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"The Catcher in the Rye" in popular culture.
Transcript of "The Catcher in the Rye" in popular culture.
In The Collector (1965), which is based on the John Fowles novel, Clegg cannot understand why Miranda likes the novel among her other tastes.
In Annie Hall (1977), Woody Allen says that he only has books with the word death or dying in them. Diane Keaton holds a copy of The Catcher in the Rye and says, "What about this one?
In The Shining (1980), Wendy is seen reading the novel, a foreshadowing of alienation similar to that of Holden.
In the 1993 film Six Degrees of Separation, the impostor Paul gives an analysis on the novel in a monologue.
In Singles (1992), Linda describes her ideal man as "the perfect combination of Mel Gibson and Holden Caulfield and the sexual revolution would just sweep us both away."
In Jerry Maguire (1996), Jerry publishes a memo the cover of which he claims has a resemblance to the cover of The Catcher in the Rye.
In Chasing Amy (1997) and Jay and Silent Bob Strike Back (2001), both by Kevin Smith, there are characters named Holden McNeil and Banky Edwards, the latter of whom is named after Ed Banky, the gym teacher in the novel.
In Conspiracy Theory (1997), Mel Gibson's character is programmed to buy the novel whenever he sees it, though he has never actually read it.
In Rushmore (1998), the protagonist named Max Fischer (Jason Schwartzman), who was based on Holden Caulfield, has similar characteristics and interests as Holden does.
Chasing Holden (2001) is named after Holden Caulfield.The protagonist Neil relates his life to Holden's, skips class to go to New York City, goes on a road trip to New Hampshire to find J. D. Salinger, and contemplates killing Salinger with a gun
In The Good Girl, protagonist Thomas Worther calls himself Holden and is seen reading the novel. Incidentally, Thomas Worther is portrayed by actor Jake Gyllenhaal, whose production company, Nine Stories Productions, is named after Nine Stories by Salinger
The film Chapter 27 focuses on John Lennon's murderer, Mark David Chapman, the 3 days leading up to it, and his obsession with the novel. The film "The Killing of John Lennon" also revolves around Chapman and the book.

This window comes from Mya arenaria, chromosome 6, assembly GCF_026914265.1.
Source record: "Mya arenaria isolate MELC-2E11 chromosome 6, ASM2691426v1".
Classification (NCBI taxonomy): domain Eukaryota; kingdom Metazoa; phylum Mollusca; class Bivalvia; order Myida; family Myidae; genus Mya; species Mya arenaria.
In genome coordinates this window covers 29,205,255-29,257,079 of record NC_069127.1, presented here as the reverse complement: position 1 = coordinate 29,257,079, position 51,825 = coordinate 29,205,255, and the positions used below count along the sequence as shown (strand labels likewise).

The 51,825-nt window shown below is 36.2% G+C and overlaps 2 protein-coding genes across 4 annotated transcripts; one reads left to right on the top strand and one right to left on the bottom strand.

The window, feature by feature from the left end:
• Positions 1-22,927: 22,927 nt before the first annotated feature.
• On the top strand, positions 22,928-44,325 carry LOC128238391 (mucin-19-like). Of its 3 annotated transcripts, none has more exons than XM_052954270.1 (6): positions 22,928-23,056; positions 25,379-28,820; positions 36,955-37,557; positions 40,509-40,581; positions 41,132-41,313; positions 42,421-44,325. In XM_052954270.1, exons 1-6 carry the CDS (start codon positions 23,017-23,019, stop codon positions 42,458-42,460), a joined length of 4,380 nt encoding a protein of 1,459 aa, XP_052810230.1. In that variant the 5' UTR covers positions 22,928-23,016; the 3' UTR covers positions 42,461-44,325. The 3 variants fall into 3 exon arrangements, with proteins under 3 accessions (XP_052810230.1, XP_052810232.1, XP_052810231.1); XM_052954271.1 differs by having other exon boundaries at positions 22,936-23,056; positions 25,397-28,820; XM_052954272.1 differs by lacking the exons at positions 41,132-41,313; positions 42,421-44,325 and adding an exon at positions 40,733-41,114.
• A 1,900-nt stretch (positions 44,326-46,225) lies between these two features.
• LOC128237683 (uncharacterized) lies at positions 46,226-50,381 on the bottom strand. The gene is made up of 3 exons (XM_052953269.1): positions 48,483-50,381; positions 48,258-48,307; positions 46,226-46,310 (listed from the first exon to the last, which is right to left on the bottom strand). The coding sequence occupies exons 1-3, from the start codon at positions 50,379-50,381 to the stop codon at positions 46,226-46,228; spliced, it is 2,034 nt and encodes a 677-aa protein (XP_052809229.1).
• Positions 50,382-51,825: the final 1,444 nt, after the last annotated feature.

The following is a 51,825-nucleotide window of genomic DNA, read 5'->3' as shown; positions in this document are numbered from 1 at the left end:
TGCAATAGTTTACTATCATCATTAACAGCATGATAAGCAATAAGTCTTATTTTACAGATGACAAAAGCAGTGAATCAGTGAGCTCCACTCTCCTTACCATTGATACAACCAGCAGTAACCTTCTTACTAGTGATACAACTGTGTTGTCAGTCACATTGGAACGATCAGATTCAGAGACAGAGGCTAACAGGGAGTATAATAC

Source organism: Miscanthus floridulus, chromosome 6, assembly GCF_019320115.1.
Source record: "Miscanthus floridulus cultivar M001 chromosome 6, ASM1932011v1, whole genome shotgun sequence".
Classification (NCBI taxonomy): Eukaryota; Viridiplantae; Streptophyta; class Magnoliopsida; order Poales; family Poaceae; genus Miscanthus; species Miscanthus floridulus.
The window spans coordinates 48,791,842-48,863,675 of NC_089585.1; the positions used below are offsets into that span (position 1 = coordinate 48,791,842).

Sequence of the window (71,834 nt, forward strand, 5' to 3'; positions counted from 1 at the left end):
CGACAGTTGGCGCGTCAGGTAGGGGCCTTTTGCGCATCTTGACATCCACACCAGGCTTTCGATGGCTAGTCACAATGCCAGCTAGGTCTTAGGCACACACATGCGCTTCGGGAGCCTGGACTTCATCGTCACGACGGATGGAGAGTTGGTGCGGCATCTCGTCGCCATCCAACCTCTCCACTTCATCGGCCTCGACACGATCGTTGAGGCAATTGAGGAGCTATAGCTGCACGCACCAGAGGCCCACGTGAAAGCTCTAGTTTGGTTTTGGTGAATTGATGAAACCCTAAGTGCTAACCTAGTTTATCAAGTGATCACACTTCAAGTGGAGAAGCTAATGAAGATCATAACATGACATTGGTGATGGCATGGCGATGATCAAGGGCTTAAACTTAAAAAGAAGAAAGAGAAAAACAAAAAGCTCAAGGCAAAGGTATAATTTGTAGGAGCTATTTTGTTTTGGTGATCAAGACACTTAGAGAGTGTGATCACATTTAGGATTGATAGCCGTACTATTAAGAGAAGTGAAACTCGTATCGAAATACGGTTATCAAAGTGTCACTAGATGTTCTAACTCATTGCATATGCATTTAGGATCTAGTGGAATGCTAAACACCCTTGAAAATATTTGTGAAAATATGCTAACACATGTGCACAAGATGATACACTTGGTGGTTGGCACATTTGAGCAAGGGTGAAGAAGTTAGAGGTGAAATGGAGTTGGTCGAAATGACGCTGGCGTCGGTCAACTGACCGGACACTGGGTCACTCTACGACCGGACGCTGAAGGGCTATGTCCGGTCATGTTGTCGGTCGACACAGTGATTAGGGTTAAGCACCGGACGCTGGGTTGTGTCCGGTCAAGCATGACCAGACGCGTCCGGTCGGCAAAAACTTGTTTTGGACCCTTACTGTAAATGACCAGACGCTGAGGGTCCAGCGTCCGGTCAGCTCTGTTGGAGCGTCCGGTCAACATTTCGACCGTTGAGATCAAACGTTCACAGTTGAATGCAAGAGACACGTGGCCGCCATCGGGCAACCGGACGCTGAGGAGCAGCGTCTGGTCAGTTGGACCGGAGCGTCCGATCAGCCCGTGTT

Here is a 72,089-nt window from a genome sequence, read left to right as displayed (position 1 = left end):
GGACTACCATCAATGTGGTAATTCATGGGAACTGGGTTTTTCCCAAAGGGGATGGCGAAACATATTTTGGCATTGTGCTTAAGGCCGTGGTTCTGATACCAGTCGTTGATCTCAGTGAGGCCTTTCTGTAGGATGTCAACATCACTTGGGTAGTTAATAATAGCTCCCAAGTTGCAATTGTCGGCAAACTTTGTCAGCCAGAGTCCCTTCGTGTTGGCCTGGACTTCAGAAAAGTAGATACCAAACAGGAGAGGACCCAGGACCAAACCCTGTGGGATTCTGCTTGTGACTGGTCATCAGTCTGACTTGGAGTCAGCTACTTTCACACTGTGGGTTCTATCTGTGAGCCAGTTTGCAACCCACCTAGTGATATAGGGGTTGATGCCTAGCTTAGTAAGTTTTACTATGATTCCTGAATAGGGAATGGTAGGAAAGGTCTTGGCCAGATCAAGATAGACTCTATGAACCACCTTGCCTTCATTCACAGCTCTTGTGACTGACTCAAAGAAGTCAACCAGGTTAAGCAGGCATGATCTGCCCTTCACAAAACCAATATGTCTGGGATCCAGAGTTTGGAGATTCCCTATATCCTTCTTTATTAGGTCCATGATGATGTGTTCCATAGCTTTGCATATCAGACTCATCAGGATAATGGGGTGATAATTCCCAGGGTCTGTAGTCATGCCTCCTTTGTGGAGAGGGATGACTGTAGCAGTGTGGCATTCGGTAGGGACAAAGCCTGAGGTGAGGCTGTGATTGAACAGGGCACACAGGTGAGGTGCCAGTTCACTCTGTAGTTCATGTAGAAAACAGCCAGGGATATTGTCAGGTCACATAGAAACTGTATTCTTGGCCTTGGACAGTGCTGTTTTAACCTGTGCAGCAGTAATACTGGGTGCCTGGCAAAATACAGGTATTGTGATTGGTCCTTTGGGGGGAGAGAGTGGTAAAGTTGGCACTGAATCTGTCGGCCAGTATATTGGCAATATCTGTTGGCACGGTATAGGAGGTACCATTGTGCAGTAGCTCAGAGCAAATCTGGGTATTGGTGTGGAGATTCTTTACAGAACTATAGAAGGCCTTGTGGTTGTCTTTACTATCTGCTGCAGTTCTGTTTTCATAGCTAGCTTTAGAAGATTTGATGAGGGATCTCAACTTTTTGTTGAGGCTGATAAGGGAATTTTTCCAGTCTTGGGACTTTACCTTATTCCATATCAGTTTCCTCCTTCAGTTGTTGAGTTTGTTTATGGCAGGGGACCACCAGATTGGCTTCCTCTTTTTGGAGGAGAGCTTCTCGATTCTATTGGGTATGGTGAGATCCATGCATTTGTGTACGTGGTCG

Aesop Rock's song "Save Yourself" contains the line "Naw man it wasn't me, it was Holden Caulfield, brother / I just read and pulled the trigger."
The Ataris' song "If You Really Want to Hear About It" takes its title from the novel's opening sentence. The final lines paraphrase those of the book with "Don't ever tell anyone anything or else you'll wind up missing everybody." Several other specific references are made within the lyrics.
The Bandits of the Acoustic Revolution's song "Here's to Life" references Holden Caulfield by stating: "Holden Caulfield is a friend of mine, we go drinking from time to time", and later addresses Caulfield's author, J.D. Salinger: "Hey there, Salinger, what did you do? Just when the world was looking to you to write anything that meant anything, you told us you were through. And it's been years since you passed away, but I see no plaque and I see no grave, and I can't help believing you wanted it that way."
Clem Snide, in their song "End of Love" reference the book in the line "And the first thing every killer reads / is Catcher in the Rye."
Everlast's song "So Long" contains the line "So with a tear in his eye, he's gonna catch 'em in the rye."
Five Iron Frenzy's song "Superpowers"contains the line "Sometimes I feel I'm Holden Caulfield, sometimes Jack Kerouac."
Green Day's song "Who Wrote Holden Caulfield?" is based on how frontman Billie Joe Armstrong could relate to Holden Caulfield as an outcast.
Lyte Funky Ones' song "6 Minutes" contains the line "Sometimes I feel like the Catcher in the Rye/ Sometimes I wish that I could catch her eye/ Sometimes I wish that I could be that guy".
The Offspring's song "Get It Right" contains the line "Like Holden Caulfield, I tell myself; There's got to be a better way."
In The Realm of Possibility by David Levithan, there is a chapter called "My Girlfriend Is In Love With Holden Caulfield" in which the narrator's girlfriend compares him to Holden.
Frank Portman novel King Dork is centered around 'life-changing' books, The Catcher in the Rye most prominently. The protagonist is arguably a Holden Caulfield-esque outcast, but at the same time hates The Catcher in the Rye.
Charles Bukowski's novel Ham on Rye is said to be a response to The Catcher in the Rye.
Lawrence Block wrote a novel called Burglar in the Rye (1999) in his series on burglar Bernie Rhodenbarr. The plot focuses on an auction of writer's letters and Bernie works to track down the character based on J. D. Salinger.